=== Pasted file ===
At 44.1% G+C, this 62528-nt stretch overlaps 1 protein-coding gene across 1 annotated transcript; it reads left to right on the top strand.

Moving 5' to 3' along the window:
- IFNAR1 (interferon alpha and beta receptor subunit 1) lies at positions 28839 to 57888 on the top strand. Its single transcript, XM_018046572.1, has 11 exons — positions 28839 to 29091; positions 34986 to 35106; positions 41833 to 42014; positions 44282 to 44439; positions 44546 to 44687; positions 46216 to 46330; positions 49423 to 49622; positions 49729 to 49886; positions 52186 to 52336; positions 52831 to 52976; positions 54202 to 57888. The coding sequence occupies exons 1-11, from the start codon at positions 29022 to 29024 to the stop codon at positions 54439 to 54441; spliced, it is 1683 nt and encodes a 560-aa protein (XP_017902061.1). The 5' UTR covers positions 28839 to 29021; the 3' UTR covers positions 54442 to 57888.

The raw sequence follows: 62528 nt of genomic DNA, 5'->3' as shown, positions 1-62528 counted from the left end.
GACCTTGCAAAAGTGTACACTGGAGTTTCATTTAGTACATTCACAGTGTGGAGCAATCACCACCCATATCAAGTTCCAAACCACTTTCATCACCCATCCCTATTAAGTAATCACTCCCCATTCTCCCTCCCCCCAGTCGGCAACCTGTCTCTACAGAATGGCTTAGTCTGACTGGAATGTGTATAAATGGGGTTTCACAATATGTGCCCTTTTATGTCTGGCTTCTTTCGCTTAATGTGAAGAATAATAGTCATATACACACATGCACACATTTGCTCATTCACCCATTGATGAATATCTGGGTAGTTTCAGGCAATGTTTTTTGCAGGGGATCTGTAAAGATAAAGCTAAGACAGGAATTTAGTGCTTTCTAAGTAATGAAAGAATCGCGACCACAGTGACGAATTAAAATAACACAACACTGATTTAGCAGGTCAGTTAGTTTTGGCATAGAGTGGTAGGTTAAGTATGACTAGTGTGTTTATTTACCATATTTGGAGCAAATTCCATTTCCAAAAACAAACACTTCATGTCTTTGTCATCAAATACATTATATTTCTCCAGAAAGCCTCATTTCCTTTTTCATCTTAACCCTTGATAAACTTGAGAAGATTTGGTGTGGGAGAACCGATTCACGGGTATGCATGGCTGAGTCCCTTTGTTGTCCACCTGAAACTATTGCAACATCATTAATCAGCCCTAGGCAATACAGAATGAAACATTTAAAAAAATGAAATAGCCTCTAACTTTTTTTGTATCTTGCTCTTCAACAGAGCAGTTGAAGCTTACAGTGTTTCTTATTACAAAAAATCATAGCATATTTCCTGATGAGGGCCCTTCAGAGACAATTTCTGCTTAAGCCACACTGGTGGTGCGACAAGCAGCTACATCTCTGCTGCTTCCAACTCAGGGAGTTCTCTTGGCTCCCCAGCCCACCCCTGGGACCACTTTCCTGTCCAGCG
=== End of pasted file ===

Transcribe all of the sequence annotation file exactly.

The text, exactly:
At 44.1% G+C, this 62528-nt stretch overlaps 1 protein-coding gene across 1 annotated transcript; it reads left to right on the top strand.

Moving 5' to 3' along the window:
- IFNAR1 (interferon alpha and beta receptor subunit 1) lies at positions 28839 to 57888 on the top strand. Its single transcript, XM_018046572.1, has 11 exons — positions 28839 to 29091; positions 34986 to 35106; positions 41833 to 42014; positions 44282 to 44439; positions 44546 to 44687; positions 46216 to 46330; positions 49423 to 49622; positions 49729 to 49886; positions 52186 to 52336; positions 52831 to 52976; positions 54202 to 57888. The coding sequence occupies exons 1-11, from the start codon at positions 29022 to 29024 to the stop codon at positions 54439 to 54441; spliced, it is 1683 nt and encodes a 560-aa protein (XP_017902061.1). The 5' UTR covers positions 28839 to 29021; the 3' UTR covers positions 54442 to 57888.

The raw sequence follows: 62528 nt of genomic DNA, 5'->3' as shown, positions 1-62528 counted from the left end.
GACCTTGCAAAAGTGTACACTGGAGTTTCATTTAGTACATTCACAGTGTGGAGCAATCACCACCCATATCAAGTTCCAAACCACTTTCATCACCCATCCCTATTAAGTAATCACTCCCCATTCTCCCTCCCCCCAGTCGGCAACCTGTCTCTACAGAATGGCTTAGTCTGACTGGAATGTGTATAAATGGGGTTTCACAATATGTGCCCTTTTATGTCTGGCTTCTTTCGCTTAATGTGAAGAATAATAGTCATATACACACATGCACACATTTGCTCATTCACCCATTGATGAATATCTGGGTAGTTTCAGGCAATGTTTTTTGCAGGGGATCTGTAAAGATAAAGCTAAGACAGGAATTTAGTGCTTTCTAAGTAATGAAAGAATCGCGACCACAGTGACGAATTAAAATAACACAACACTGATTTAGCAGGTCAGTTAGTTTTGGCATAGAGTGGTAGGTTAAGTATGACTAGTGTGTTTATTTACCATATTTGGAGCAAATTCCATTTCCAAAAACAAACACTTCATGTCTTTGTCATCAAATACATTATATTTCTCCAGAAAGCCTCATTTCCTTTTTCATCTTAACCCTTGATAAACTTGAGAAGATTTGGTGTGGGAGAACCGATTCACGGGTATGCATGGCTGAGTCCCTTTGTTGTCCACCTGAAACTATTGCAACATCATTAATCAGCCCTAGGCAATACAGAATGAAACATTTAAAAAAATGAAATAGCCTCTAACTTTTTTTGTATCTTGCTCTTCAACAGAGCAGTTGAAGCTTACAGTGTTTCTTATTACAAAAAATCATAGCATATTTCCTGATGAGGGCCCTTCAGAGACAATTTCTGCTTAAGCCACACTGGTGGTGCGACAAGCAGCTACATCTCTGCTGCTTCCAACTCAGGGAGTTCTCTTGGCTCCCCAGCCCACCCCTGGGACCACTTTCCTGTCCAGCG